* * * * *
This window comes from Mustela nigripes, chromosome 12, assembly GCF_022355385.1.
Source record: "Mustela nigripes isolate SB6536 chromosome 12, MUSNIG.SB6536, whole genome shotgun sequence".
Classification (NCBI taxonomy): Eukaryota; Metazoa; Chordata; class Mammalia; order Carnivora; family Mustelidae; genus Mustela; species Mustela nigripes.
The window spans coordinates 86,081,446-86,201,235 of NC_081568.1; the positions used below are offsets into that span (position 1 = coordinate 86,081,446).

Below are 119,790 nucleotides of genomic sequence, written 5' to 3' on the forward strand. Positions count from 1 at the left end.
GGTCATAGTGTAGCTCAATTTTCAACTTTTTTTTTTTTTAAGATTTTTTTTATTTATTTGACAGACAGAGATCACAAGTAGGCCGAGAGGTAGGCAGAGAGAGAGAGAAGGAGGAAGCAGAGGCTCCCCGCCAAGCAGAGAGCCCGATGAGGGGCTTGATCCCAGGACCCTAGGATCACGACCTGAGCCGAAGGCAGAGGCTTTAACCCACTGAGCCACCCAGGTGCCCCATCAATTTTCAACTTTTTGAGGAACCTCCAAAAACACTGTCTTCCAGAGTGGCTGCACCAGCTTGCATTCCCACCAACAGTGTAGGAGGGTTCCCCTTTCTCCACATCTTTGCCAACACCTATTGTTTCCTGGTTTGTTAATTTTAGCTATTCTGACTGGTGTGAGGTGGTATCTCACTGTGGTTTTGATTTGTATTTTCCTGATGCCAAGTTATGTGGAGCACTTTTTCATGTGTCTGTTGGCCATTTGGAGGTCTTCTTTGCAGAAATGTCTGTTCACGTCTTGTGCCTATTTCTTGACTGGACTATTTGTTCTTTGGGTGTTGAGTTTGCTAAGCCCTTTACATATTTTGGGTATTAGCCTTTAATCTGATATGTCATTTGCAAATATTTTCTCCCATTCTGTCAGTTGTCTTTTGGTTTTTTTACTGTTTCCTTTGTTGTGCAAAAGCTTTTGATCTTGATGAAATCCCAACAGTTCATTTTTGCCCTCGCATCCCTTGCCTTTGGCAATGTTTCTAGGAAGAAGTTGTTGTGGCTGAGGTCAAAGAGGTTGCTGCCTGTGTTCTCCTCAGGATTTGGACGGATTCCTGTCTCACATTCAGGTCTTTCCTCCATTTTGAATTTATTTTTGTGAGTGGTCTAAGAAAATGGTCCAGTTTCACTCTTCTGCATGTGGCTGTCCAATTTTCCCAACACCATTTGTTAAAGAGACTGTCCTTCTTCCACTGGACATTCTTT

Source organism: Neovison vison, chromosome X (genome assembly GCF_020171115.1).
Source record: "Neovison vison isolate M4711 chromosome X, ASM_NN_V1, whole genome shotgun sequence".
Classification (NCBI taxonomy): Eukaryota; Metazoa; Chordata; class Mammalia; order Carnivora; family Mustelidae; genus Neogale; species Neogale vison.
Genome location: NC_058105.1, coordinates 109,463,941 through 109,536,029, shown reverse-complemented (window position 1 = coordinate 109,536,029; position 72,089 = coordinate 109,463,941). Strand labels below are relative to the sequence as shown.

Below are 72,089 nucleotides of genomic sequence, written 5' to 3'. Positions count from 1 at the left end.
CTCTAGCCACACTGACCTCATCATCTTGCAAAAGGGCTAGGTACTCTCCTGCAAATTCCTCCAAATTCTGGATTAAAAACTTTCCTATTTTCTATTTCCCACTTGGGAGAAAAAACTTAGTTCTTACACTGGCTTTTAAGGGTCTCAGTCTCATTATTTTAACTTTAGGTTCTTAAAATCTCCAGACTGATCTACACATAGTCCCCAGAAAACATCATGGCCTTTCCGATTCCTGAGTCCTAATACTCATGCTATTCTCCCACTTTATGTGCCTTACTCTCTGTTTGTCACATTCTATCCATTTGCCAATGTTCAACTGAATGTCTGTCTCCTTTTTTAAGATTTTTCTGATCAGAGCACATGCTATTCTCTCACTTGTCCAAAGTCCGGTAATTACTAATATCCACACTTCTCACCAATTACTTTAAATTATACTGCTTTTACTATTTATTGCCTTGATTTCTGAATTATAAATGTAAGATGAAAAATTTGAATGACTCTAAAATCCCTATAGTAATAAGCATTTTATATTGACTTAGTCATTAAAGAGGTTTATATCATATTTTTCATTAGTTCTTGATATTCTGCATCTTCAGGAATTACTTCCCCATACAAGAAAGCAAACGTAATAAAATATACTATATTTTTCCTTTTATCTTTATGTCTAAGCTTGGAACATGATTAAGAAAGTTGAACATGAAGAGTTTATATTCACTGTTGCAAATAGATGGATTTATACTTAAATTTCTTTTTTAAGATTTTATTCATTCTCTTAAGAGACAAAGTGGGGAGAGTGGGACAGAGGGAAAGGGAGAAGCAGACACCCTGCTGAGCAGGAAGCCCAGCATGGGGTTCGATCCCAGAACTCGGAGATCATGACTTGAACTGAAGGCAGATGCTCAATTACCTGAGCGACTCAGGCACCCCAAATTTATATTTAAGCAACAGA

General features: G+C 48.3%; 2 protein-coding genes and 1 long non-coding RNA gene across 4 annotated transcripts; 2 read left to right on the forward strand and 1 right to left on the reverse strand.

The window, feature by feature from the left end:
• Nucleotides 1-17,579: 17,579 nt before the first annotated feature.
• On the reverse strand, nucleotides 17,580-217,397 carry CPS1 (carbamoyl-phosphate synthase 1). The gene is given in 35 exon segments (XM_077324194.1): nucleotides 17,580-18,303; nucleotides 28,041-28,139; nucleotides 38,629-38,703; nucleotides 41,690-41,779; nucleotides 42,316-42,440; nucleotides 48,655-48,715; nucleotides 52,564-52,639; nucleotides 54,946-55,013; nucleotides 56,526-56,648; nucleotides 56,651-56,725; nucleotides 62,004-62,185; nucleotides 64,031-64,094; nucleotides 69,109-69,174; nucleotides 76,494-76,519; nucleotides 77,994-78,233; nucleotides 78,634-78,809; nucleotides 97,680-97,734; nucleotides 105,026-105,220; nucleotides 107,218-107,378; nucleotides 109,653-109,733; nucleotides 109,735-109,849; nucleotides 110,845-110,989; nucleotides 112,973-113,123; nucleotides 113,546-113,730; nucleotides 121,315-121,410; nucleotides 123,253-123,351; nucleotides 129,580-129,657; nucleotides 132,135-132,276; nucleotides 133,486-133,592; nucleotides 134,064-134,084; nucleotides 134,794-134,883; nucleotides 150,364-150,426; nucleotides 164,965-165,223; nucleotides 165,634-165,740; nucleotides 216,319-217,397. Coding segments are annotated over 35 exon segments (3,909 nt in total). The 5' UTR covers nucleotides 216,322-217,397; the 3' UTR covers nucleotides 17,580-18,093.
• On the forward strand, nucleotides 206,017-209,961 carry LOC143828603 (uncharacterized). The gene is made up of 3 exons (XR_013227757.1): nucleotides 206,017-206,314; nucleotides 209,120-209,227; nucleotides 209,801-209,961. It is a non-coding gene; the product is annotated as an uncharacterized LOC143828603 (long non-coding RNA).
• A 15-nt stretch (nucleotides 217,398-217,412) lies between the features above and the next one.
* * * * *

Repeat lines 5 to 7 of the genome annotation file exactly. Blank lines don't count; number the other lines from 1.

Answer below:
Below are 119,790 nucleotides of genomic sequence, written 5' to 3' on the forward strand. Positions count from 1 at the left end.
GGTCATAGTGTAGCTCAATTTTCAACTTTTTTTTTTTTTAAGATTTTTTTTATTTATTTGACAGACAGAGATCACAAGTAGGCCGAGAGGTAGGCAGAGAGAGAGAGAAGGAGGAAGCAGAGGCTCCCCGCCAAGCAGAGAGCCCGATGAGGGGCTTGATCCCAGGACCCTAGGATCACGACCTGAGCCGAAGGCAGAGGCTTTAACCCACTGAGCCACCCAGGTGCCCCATCAATTTTCAACTTTTTGAGGAACCTCCAAAAACACTGTCTTCCAGAGTGGCTGCACCAGCTTGCATTCCCACCAACAGTGTAGGAGGGTTCCCCTTTCTCCACATCTTTGCCAACACCTATTGTTTCCTGGTTTGTTAATTTTAGCTATTCTGACTGGTGTGAGGTGGTATCTCACTGTGGTTTTGATTTGTATTTTCCTGATGCCAAGTTATGTGGAGCACTTTTTCATGTGTCTGTTGGCCATTTGGAGGTCTTCTTTGCAGAAATGTCTGTTCACGTCTTGTGCCTATTTCTTGACTGGACTATTTGTTCTTTGGGTGTTGAGTTTGCTAAGCCCTTTACATATTTTGGGTATTAGCCTTTAATCTGATATGTCATTTGCAAATATTTTCTCCCATTCTGTCAGTTGTCTTTTGGTTTTTTTACTGTTTCCTTTGTTGTGCAAAAGCTTTTGATCTTGATGAAATCCCAACAGTTCATTTTTGCCCTCGCATCCCTTGCCTTTGGCAATGTTTCTAGGAAGAAGTTGTTGTGGCTGAGGTCAAAGAGGTTGCTGCCTGTGTTCTCCTCAGGATTTGGACGGATTCCTGTCTCACATTCAGGTCTTTCCTCCATTTTGAATTTATTTTTGTGAGTGGTCTAAGAAAATGGTCCAGTTTCACTCTTCTGCATGTGGCTGTCCAATTTTCCCAACACCATTTGTTAAAGAGACTGTCCTTCTTCCACTGGACATTCTTT

Source organism: Neovison vison, chromosome X (genome assembly GCF_020171115.1).